As we listened to the porous wall of voices, my ears spilled over with the natural reverb of the huge surrounding space, and I thought of how much fun it would be to record the band in a place like this, to capitalize on the organic acoustics and tape the perfect vocal take or the best guitar lick, drenched in buckets of sound. The warmth of it all, and the woozy contented bliss stealing over everyone who heard it, suddenly made me realize why the sound of reverberation appealed to the human brain—it must be an echo of the womb. It had to be a vestigal memory from all of our unborn, gill-like ears, when the sounds of the outside world filtered in through liquid distortion and nurturing comfort. I savored my momentary lapse into lucid genius with the lack of humility appropriate for such a venue.
Chapters 37-42
Frantic Improv 10.3.08
Crushing Heads 11.11.08
Frayed Strands 11.17.08
This Won't Hurt a Bit 12.27.08
Open-Heart Surgery 12.31.08
Don't Carry Dead Weight 1.14.09

These six were just as hard to finish as the previous six, but thankfully not worse. I'd outlined the whole plot before beginning the story, but fleshing out the details was proving increasingly tough. The pattern was similar—Roy's bits were easier: the Fullerton trip (37), the Strands setting (39, light-years from its first incarnation as my initial stab at fiction), and another freeway meltdown (41)—and Derek's were hard (the violent climax in 38 and 40, the latter excerpted). A token narrative from one of the villains, Chris in 42, couldn't seem to rescue the downward spiral.
Some lucky souls get to remember their dreams, but I've never been one of those people. Never recalled any profound truths from random subconscious netherworlds. Never thought that much mattered, though, cause I've definitely dealt with some weird hallucinatory shit—usually caused by either controlled substances or some deliriously painful physical injury. So yeah, an absolutely skewed frame of reference is attempting to run in response to what's up right now, cause it sure as hell isn't a dream when I get yanked into lucidity by two pairs of dirty hands. It's pretty fucking real when I'm wrenched out of the Civic and dumped onto a cracked and ugly part of the Earth's face that looks an awful lot like an Irvine office park. My flickering field of vision stretches and shrinks with impunity, but everything hurts too much to be a dream.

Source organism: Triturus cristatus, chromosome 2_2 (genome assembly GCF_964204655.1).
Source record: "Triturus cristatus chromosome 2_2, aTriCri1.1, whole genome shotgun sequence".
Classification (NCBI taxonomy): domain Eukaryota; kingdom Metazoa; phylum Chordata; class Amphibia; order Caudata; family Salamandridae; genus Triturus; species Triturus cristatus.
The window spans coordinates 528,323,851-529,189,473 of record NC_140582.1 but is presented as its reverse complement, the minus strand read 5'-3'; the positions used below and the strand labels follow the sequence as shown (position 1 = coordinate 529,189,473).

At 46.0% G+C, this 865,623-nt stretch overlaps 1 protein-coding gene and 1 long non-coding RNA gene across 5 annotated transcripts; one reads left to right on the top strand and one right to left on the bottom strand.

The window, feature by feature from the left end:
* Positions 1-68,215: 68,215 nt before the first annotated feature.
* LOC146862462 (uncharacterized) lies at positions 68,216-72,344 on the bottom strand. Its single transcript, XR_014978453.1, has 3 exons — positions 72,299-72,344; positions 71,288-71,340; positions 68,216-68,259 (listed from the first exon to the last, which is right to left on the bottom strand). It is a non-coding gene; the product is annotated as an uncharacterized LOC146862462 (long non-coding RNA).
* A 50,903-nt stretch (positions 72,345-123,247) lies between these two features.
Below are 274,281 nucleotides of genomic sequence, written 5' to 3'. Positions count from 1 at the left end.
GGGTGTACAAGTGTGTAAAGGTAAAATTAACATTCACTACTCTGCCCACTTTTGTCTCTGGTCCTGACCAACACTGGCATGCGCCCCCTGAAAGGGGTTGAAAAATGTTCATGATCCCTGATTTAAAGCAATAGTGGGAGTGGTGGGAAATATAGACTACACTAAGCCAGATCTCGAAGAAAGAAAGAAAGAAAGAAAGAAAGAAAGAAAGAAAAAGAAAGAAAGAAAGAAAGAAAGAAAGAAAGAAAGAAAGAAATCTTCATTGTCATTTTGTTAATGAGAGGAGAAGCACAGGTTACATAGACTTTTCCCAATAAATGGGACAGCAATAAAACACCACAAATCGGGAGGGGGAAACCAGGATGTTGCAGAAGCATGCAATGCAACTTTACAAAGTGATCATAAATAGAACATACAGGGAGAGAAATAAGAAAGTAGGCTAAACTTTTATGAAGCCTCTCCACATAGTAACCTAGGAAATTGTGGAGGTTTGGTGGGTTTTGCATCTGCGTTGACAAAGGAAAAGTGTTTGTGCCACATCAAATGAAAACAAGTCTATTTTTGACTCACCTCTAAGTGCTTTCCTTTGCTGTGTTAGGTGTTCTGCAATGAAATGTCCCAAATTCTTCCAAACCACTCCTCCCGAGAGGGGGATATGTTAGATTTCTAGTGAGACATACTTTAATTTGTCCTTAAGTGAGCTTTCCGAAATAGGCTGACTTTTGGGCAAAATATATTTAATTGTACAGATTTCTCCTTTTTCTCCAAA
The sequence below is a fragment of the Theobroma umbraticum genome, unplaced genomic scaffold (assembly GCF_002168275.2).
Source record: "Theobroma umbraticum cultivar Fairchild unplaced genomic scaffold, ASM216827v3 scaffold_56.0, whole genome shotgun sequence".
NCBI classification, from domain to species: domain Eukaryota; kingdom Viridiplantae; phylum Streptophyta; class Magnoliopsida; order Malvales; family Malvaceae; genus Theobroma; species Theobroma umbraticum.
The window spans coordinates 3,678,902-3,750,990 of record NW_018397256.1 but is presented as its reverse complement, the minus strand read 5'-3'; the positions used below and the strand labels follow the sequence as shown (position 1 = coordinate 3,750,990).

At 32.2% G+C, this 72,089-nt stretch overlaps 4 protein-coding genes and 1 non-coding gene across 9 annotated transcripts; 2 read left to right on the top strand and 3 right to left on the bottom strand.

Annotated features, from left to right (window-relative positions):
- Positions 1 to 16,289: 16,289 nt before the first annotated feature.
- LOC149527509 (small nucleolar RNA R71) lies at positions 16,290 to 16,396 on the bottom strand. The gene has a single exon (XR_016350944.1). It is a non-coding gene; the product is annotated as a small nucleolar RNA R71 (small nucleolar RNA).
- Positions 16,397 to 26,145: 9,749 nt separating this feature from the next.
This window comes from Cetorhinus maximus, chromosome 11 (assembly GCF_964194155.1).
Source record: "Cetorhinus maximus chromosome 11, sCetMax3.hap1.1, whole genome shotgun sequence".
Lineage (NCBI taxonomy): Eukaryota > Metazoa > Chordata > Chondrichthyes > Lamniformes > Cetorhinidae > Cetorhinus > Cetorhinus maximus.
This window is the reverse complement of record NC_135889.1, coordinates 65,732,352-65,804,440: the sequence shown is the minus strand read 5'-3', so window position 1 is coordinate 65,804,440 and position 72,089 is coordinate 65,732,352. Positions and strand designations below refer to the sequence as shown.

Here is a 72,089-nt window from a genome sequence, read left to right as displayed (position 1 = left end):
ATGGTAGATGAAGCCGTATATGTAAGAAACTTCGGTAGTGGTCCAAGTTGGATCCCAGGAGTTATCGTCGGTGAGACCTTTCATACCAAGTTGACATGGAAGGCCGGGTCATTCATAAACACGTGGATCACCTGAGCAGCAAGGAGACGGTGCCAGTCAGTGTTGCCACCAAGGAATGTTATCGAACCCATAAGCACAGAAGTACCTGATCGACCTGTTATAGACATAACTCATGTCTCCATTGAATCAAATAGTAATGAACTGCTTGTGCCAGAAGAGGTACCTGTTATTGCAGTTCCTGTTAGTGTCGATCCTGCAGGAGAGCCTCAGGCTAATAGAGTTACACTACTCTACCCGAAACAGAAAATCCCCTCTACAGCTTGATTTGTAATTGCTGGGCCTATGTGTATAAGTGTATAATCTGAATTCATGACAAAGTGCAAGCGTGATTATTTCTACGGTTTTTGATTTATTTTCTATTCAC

Chapters 43-48
The Weapon and the Witness 1.19.09
Radioactive Decay 2.21.09
Demasiadas Revelaciones 3.27.09
Approaching Armageddon 4.28.09
Stubborn Fits of Piety 5.31.09
They Always Run 6.14.08

Wrapping up the final chapters was a real slog, no bones about it—especially because I had three new narrators this time (Frankie in 44, Olivia in 45, and R.J. in 46, excerpted below). By this time I was only able to squeeze out one a month, prolonging the inevitable crash and burn of my story into a vague and disorganized mess. It was a wreck, but at least it was finished, to a certain degree.
I wake up late the morning after Olivia's party, and am almost immediately hit with the full force of approaching armageddon. Worrying about Roy all night had kept me conscious until an absolutely satanic hour, and now after lurching through the bathroom-kitchen-closet routine at a sloppy pace, I blearily step into the end of the world when leaving for school. The air is thick and dry with smoke when I walk out the door, making me hack and spit involuntarily—but in between fits I look west toward the source and shudder. A massive ash cloud is blacking out Aliso Peak, slowly descending from what looks like somewhere in Laguna, blanketing all points east in fine flakes of carbonized snow. Trees, cars, sidewalks, streetlights, signs, and cheap Halloween decorations stand silent, all looking like they need to be dusted. It’s almost peaceful, until I realize that's what's left of someone's home on the Volvo. Their house on our car.
Whew. Well, that's it for the 2009 Summer of Shameless Revisionism, gang. I have no idea when this book will truly be "finished"—there's still lots of editing and a little rewriting left to do. Even then, self-publishing is probably the best-case scenario. I have so little interest in fighting the War to Make People Care—and the song lyrics are starting to come back. Anyway, thanks for enduring this year's sustained run of egomania. Undoubtedly it will again rear its hideous head in the future.